When I started my blog, I wanted to bring more of these foundational stories to light. That's why I was going back over the famous sermons, such as Channing's "Unitarian Christianity." I got a couple out, but I'm so damn busy as a Ph.D. student that I can never find the time no matter how much I try. Still, I think it is a worthwhile project. One thing I would add: all our stories seem to be individualistic in orientation. That's a problem. We need both stories of heroic persons and of heroic communities, or otherwise we'll never move beyond the relatively atomized current UU orientation.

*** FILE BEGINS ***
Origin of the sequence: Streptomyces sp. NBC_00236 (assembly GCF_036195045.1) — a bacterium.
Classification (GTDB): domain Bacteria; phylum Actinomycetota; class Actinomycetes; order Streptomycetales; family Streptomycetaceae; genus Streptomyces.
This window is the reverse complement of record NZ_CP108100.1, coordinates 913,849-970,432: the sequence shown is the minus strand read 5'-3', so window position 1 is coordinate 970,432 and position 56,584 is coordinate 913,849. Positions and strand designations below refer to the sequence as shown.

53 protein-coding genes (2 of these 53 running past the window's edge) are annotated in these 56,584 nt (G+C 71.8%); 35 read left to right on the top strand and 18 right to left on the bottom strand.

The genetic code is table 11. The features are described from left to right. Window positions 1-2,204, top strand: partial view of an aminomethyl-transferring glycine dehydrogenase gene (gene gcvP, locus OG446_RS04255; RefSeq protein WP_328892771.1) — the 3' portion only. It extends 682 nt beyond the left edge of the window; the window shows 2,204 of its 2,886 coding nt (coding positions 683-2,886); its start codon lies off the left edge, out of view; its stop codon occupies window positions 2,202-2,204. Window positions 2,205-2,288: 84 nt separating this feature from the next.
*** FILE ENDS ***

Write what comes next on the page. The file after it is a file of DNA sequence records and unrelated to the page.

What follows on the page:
Rev. Hank:

July 26, 2005 05:41 PM | Permalink for this comment

I think the real issue is not story, but loyalty. we can create/ borrow plenty of common stories even if it was one of, "our church was dying and then we did the Welcoming Congregation and were saved by the GLBT community who felt saved by being with us."

The real issue I see is about how loyal/ committed are UUs to our faith. Sure we've all heard, and many said, I didn't know I was a UU until I came here... but will those folks give more money, will they drive a van w/ the churches name on the side to pick up older members, will they commit to taking classes, and talking about their faith to strangers.

This can be done, but I wonder if it might be easier to start a new emergent UU church rather than try to change an established one. I've been doing it and it is really hard.

Comments for this entry are currently closed.